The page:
(a) Model 1
(b) Model 2
Figure 2: Bayesian linear regression, unknown precision. [Here we plot the mean variance ratio computed over 100 independent runs of population MCMC using samples. Error bars show standard error of these mean estimates. The x-axis records the index corresponding to (inverse) temperature .]

4.1.2 Unknown precision (Radiata Pine)

We now relax the assumption of known precision ; we will see that in these circumstances CTI is no longer exact. Specifically we consider data from Williams (1959) on specimens of radiata pine. This dataset is well known in the multivariate statistics literature and was recently used by Friel and Wyse (2012); Friel et al. (2014) in order to benchmark estimators of model evidence. Data consist of the maximum compression strength parallel to the grain as a function of density and density adjusted for resin content . It is wished to determine whether the density or resin-adjusted density is a better predictor of compression strength parallel to the grain. Following Friel et al. (2014) we consider Bayesian model comparison between a pair of competing models:

Model 1: (21)
Model 2: (22)

Here and are the sample means of the and respectively. The priors for and are both Gaussian with common mean and precisions , where . Both and were assigned gamma priors with shape and rate . To compare between these models we consider estimates for the log-Bayes factor that are obtained as the difference between independent estimates for the log-evidence of each model.

This application is interesting for two reasons: Firstly, one can directly calculate the Bayes factor for this example as , so that we have a gold standard performance benchmark. Secondly, when the precision (or ) is unknown, ZV methods are no longer exact. We therefore have an opportunity to assess the performance of CTI in a non-trivial setting.

Formulae in Appendix D.2 demonstrate that the sufficient condition for unbiasedness of ZV methods is satisfied. Results in Fig. 2 show that CTI (degree 1) achieves a modest reduction in variance across temperatures , whereas CTI (degree 2) achieves a massive variance reduction. Computing the MSE relative to the true Bayes factor we see that CTI (degree 2) is over more accurate compared to TI, though the variance of the estimator is not identically equal to zero in this case (Table 1). As before, MSE is further reduced as a result of applying second order quadrature. AIS performed slightly worse than the methods based on TI in this example (SFig. 8(b)).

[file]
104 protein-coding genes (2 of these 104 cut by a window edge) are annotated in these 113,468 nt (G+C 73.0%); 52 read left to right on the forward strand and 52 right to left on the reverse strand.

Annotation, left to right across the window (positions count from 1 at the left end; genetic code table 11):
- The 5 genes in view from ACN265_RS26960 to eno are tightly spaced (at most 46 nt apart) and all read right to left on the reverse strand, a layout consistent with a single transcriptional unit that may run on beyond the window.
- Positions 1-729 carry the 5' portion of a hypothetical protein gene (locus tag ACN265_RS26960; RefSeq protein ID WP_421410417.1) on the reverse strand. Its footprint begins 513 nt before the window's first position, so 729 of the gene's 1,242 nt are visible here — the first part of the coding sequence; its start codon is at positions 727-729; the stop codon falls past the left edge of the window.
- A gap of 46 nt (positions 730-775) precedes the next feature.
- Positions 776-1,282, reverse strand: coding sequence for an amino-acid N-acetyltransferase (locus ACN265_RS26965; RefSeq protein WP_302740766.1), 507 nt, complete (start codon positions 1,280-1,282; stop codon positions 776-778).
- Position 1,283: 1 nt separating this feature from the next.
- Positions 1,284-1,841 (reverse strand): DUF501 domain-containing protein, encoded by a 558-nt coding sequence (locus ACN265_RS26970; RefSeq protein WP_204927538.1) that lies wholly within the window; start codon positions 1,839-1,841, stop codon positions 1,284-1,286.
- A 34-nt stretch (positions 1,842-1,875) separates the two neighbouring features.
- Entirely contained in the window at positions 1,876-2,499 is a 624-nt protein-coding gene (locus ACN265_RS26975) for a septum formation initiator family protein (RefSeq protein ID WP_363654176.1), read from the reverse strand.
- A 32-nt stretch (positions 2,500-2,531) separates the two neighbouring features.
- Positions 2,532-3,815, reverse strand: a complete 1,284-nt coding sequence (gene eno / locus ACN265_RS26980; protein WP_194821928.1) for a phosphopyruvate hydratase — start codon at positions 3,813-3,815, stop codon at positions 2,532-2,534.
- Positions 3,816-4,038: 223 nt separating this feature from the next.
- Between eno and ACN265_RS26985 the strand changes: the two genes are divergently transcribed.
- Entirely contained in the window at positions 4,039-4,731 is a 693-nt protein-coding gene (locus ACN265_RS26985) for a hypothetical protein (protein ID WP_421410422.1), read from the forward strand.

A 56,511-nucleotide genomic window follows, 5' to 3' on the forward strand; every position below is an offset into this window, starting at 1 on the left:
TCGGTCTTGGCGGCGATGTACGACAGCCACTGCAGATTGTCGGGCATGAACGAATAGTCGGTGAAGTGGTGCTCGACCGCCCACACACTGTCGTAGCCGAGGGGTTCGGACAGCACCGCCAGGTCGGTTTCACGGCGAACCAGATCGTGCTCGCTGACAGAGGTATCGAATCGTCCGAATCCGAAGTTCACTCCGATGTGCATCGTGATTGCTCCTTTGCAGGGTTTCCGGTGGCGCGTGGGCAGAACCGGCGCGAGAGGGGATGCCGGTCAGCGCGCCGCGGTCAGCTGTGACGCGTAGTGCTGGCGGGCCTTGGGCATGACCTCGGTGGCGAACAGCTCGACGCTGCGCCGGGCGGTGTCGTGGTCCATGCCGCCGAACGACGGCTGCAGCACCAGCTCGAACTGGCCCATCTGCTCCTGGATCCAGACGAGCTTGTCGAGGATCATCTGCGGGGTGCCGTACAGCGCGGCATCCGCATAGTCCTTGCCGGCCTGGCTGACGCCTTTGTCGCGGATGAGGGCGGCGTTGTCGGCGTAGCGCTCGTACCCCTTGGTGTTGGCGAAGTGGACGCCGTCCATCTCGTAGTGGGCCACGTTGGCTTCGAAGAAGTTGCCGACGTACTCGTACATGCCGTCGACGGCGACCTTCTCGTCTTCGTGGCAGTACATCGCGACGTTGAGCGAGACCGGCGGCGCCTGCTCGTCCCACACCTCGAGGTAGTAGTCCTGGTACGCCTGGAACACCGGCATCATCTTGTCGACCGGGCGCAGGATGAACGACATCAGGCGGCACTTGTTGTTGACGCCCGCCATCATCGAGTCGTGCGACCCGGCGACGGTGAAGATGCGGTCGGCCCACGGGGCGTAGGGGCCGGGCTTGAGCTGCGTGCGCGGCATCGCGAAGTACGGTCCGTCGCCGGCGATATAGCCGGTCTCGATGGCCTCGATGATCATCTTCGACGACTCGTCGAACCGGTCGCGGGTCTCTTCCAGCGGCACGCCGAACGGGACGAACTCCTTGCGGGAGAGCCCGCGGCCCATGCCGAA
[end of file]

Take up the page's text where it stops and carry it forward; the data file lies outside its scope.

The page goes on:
Precision deg Quadr. M.S.E. S.E.
(a) Known 1e3 0 1 2.3e-2 2.9e-3
2 2.1e-2 2.5e-3
1 1 1.8e-2 2.1e-3
2 2.0e-2 2.5e-3
2 1 1.2e-2 0
2 2.2e-6 1.6e-7
5e3 0 1 5.2e-3 7.2e-4
2 4.0e-3 5.9e-4
1 1 3.8e-3 6.0e-4
2 3.4e-3 5.3e-4
2 1 1.2e-3 0
2 2.0e-7 2.7e-8
(b) Unknown 1e3 0 1 7.9e-3 1.2e-3
2 7.7e-3 1.1e-3
1 1 7.8e-3 1.0e-3
2 7.6e-3 1.0e-3
2 1 1.4e-5 2.0e-6
2 1.3e-5 1.6e-6
5e3 0 1 1.4e-3 1.8e-4
2 1.3e-3 1.8e-4
1 1 1.4e-3 2.0e-4
2 1.4e-3 2.0e-4
2 1 2.4e-6 3.0e-7
2 1.5e-6 2.0e-7
Table 1: Bayesian linear regression with (a) known precision and (b) unknown precision. Mean square error (MSE) for estimates of the log-evidence in (a) and the Bayes factor in (b), based on 100 independent runs of population MCMC, along with estimates for standard errors (SE). dim is the dimension of the ZV polynomial , with 0 denoting standard TI. Quadr. is the order of numerical quadrature scheme. is the number of MCMC iterations.

4.2 Bayesian logistic regression (Pima Indians)

Here we examine data that contains instances of diabetes and a range of possible diabetes indicators for women who were at least 21 years old, of Pima Indian heritage and living near Phoenix, Arizona. This dataset is frequently used as a benchmark for supervised learning methods (e.g. Marin and Robert, 2010). Friel et al. (2014) considered seven predictors of diabetes recorded for this group; number of pregnancies (NP); plasma glucose concentration (PGC); diastolic blood pressure (BP); triceps skin fold thickness (TST); body mass index (BMI); diabetes pedigree function (DP) and age (AGE). Diabetes incidence in person is modelled by the binomial likelihood

(23)

where the probability of incidence for person is related to the covariates and the parameters by

(24)

Bayesian model comparison is desired to be performed between the two candidate models

Model 1: (25)
Model 2: (26)

subject to the prior belief . Following Friel and Wyse (2012) we set .

The unbiasedness criterion in Appendix B is seen to be satisfied and we have

(27)

where the th row of is . In Fig. 3 we see that degree 1 ZV methods achieve a greater variance reduction at smaller , but moreover we see that degree 2 ZV methods continue to achieve a substantial variance reduction at all temperatures. In Table 2 we display the mean of each estimator , computed over all 100 independent runs of population MCMC, together with the standard deviation of this collection of estimates. We see that this variance reduction transfers to estimates of the Bayes factor themselves, where the standard deviation of the CTI estimators is approximately lower compared to estimators based on TI. Although no exact expression is available for , Friel et al. (2014) computed the log-evidence for both models using an extended run of 2,000 temperatures and iterations within standard TI. Their estimates were and respectively for Models 1 and 2, corresponding to an estimate of the Bayes factor of . This estimate, obtained at considerable computational expense, closely matches the estimates obtained by CTI (degree 2), which is based on fewer evaluations of the likelihood function. AIS performs comparably with standard TI in this example (SFig. 8(c)).